Willie had wanted a new piano very badly, but every time he thought his mother was able to afford it, there was a new mouth to feed. Willie got a job at Hauseman’s Footwear store shining shoes and running errands, where he was paid five dollars a week.

“Old Man” Hauseman paid that much because he liked the fact that Willie could speak Hebrew and also because Willie wanted to buy a piano with the money. As it turned out, Marshall & Wendell’s was holding a contest: the object was to guess how many dots there were in a printed circle in their newspaper advertisement.

Willie used arithmetic to help guess the number, and the upright piano was delivered the next day. From that day forth, he sat down at the piano and played.

He would play songs he heard in the clubs, including Maple Leaf Rag by Scott Joplin, Cannonball Rag by Joe Northrup, Black and White Rag by George Botsford, and Don’t Hit that Lady Dressed in Green, about which he said “the lyrics to this song were a sex education, especially for a twelve-year-old boy”.

His other favorites picked up from the saloons were She’s Got Good Booty and Baby, Let Your Drawers Hang Low.

By the early 1910s, he was playing in New York City and Atlantic City, New Jersey. Smith served in World War I, where he saw action in France and played drum with the African-American regimental band led by Tim Brymn. He also played basketball with the regimental team.

Legend has it that his nickname “The Lion” came from his reported bravery while serving as a heavy artillery gunner. He was a decorated veteran of the 350th Field Artillery the famous Harlem Hellfighters, a regiment of the Buffalo Soldiers.

Legend has it that his nickname “The Lion” came from his reported bravery while serving as a heavy artillery gunner. He was a decorated veteran of the 350th Field Artillery the famous Harlem Hellfighters, a regiment of the Buffalo Soldiers.

Around 1915, he married Blanche Merrill (née Howard). Smith and Merrill are thought to have separated before Smith joined the army in 1917, serving as a corporal (he claimed sergeant was his rank), but were still living together in Newark, New Jersey at the time of the 1920 census. Merrill was white and Smith was the only black man living in their apartment building at the time.

Duke Ellington apprenticed to his musical leadership and stride style, and a young George Gershwin absorbed jazz sitting under Smith’s piano at Harlem rent parties.

Duke Ellington apprenticed to his musical leadership and stride style, and a young George Gershwin absorbed jazz sitting under Smith’s piano at Harlem rent parties.

He returned to working in Harlem clubs and in rent parties, where Smith and his contemporaries James P. Johnson and Fats Waller developed a new, more sophisticated piano style later called “stride”.

Smith became a major part of the Harlem jazz scene. He was considered one of the “big three” of stride piano along with James P. Johnson and Fats Waller developed a new, more sophisticated piano style later called “stride”.

Here’s Willie The Lion: playing “Fingerbuster”:

In the 1940s his music found appreciation with a wider audience, and he toured North America and Europe up to 1971. To leave the US, he needed a birth certificate. He went to the Orange County Courthouse and found it, but discovered that the birth certificate said he was born on November 25, in contradiction to his mother telling him he was born on November 23.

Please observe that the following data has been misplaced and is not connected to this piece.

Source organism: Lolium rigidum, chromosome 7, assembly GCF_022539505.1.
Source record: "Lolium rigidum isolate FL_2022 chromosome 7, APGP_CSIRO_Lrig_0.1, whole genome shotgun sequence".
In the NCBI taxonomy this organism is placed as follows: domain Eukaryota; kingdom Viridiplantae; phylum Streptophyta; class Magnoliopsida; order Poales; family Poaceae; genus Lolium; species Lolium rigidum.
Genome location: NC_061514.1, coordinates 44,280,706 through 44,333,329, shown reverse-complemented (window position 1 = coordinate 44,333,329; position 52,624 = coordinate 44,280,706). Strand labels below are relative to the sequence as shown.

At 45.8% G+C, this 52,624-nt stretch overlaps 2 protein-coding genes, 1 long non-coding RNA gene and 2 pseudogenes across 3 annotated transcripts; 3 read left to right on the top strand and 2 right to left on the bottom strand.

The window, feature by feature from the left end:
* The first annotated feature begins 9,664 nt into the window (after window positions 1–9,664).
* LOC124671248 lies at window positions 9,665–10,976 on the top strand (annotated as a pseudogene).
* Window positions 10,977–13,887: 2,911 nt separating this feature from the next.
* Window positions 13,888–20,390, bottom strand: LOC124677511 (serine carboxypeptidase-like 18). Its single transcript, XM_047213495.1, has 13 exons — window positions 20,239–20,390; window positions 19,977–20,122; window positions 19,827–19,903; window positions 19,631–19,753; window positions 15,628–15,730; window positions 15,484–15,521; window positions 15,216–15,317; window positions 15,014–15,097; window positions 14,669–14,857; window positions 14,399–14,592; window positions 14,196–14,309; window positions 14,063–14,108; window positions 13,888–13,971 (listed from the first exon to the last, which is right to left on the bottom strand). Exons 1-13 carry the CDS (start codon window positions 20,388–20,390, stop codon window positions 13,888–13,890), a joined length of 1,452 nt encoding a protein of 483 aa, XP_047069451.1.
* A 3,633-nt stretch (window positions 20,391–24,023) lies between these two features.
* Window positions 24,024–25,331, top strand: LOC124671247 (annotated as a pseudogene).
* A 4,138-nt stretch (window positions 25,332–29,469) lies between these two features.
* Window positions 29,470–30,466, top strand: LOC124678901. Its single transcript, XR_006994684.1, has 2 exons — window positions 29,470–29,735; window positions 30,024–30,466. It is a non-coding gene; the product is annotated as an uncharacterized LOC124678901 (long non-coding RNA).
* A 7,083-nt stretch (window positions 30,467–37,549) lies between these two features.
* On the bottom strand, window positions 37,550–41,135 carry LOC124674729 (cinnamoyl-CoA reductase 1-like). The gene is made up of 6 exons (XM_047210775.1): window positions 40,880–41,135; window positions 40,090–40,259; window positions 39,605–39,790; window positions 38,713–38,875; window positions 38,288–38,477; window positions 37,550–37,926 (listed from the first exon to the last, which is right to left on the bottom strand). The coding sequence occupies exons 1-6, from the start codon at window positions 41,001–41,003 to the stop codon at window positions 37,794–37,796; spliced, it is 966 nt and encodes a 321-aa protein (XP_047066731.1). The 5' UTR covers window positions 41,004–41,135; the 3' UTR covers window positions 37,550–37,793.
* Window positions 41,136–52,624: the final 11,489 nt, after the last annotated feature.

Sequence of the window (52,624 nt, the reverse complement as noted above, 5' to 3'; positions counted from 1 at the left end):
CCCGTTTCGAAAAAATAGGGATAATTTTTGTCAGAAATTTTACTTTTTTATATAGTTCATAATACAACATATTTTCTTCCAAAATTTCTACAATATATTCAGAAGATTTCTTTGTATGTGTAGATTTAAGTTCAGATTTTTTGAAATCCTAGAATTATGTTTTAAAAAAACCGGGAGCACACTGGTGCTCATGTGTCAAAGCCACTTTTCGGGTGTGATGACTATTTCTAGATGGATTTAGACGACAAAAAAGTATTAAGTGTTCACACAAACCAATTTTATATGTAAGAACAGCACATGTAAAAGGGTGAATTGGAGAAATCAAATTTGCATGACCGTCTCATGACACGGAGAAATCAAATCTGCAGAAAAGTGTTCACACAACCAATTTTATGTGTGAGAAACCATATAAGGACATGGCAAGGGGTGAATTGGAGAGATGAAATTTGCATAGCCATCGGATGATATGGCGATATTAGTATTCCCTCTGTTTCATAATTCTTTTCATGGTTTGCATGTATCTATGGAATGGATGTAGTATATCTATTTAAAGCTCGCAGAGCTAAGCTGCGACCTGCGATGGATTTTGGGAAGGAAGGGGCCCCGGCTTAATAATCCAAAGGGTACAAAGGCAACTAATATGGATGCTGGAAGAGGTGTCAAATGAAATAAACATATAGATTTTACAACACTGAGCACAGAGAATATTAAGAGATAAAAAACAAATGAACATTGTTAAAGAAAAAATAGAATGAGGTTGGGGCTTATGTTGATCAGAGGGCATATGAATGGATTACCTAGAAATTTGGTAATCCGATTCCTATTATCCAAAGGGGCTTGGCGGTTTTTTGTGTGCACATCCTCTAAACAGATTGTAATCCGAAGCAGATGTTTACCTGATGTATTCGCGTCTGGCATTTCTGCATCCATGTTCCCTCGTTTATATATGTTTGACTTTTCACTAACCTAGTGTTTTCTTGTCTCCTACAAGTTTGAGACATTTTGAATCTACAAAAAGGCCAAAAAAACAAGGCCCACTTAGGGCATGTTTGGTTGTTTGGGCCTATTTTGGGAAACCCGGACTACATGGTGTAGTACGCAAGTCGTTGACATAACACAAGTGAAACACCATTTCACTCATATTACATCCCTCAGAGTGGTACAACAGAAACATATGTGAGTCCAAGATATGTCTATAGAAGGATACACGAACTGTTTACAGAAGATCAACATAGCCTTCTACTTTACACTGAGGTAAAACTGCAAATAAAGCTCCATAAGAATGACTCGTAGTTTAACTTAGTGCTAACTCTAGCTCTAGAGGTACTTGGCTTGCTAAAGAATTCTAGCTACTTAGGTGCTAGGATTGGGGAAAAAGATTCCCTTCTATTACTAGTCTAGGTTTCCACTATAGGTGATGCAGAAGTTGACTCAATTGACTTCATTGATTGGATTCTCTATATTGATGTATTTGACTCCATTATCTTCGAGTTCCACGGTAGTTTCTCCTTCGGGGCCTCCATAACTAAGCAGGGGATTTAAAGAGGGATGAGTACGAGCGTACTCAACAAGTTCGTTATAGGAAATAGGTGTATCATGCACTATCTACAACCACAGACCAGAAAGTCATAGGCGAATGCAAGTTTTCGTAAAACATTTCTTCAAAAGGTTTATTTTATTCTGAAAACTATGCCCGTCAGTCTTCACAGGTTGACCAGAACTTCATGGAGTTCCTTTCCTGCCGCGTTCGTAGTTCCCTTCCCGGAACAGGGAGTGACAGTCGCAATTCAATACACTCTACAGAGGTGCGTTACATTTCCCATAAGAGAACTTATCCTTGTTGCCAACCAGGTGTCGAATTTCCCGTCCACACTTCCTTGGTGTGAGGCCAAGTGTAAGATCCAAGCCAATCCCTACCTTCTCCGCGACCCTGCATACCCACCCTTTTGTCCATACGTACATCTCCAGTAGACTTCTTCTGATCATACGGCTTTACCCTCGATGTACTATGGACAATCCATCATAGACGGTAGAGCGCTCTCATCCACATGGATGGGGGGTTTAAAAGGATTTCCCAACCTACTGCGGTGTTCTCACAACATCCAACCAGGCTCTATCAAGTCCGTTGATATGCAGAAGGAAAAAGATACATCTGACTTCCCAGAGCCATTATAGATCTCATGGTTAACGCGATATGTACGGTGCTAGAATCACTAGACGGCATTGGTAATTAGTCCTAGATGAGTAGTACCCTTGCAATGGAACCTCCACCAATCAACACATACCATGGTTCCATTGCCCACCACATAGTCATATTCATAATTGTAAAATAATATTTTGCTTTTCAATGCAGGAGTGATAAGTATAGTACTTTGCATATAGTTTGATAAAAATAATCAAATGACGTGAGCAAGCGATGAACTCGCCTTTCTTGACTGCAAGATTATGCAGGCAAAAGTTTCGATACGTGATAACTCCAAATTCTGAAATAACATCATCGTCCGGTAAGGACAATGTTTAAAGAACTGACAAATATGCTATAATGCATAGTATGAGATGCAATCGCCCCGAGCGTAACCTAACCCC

Personal life

Smith had 10 brothers and a sister (including half-siblings). His older brother Jerome died at the age of 15. His other older brother, George, became an officer in Atlantic City and died in 1946. Willie said of George, “Our paths didn’t cross very often in later life. His friends and connections were always on the other side of the fence from mine.”

His half-brother Robert owned a bar on West Street in Newark. His half-brother Melvin lived on Mulberry Street in Manhattan. Smith had no idea what became of his other two half-brothers, Norman and Ralph. All of the other siblings lived to the ages of three to seven.

According to Smith, Frank Bertholf (cited as Bertholoff in his autobiography), his birth father was Jewish. As a boy, he delivered clean clothes to his mother’s clients, including to a prosperous Jewish family who invited him to sit in on Hebrew lessons on Saturday mornings.

Willie was Bar-Mitzvahed in Newark at age thirteen, and later in life worked as a Hebrew cantor for a Black Jewish congregation in Harlem.


In his later years, he received frequent honors for his life’s work including a Willie “The Lion” Smith Day in Newark, New Jersey. Smith died at the age of 79, on April 18, 1973, in New York.


The liner notes of his 1958 LP The Legend of Willie “The Lion” Smith (Grand Awards Records GA 33-368) state: “Duke Ellington has never lost his awe of Lion’s prowess.”

It quotes Ellington as saying, “Willie The Lion was the greatest influence of all the great jazz piano players who have come along. He has a beat that stays in the mind.”

This LP is also noted for its album cover, featuring a painting of the Lion by Tracy Sugarman. Ellington attested to his admiration when he composed and recorded the highly regarded “Portrait of the Lion” in 1939.

Orange County (NY) Executive Edward Diana issued a proclamation declaring September 18 Willie “The Lion” Smith Day in Orange County, the date of the first Goshen Jazz Festival.

By submitting this form, you are consenting to receive marketing emails from: Harlem World Magazine, 2521 1/2 west 42nd street, Los Angeles, CA, 90008, You can revoke your consent to receive emails at any time by using the SafeUnsubscribe® link, found at the bottom of every email. Emails are serviced by Constant Contact
We're your source for local coverage, we count on your support. SUPPORT US!
Your support is crucial in maintaining a healthy democracy and quality journalism. With your contribution, we can continue to provide engaging news and free access to all.
accepted credit cards

Leave a Reply

Your email address will not be published. Required fields are marked *

You may use these HTML tags and attributes: <a href="" title=""> <abbr title=""> <acronym title=""> <b> <blockquote cite=""> <cite> <code> <del datetime=""> <em> <i> <q cite=""> <s> <strike> <strong>

This site uses Akismet to reduce spam. Learn how your comment data is processed.

Related Articles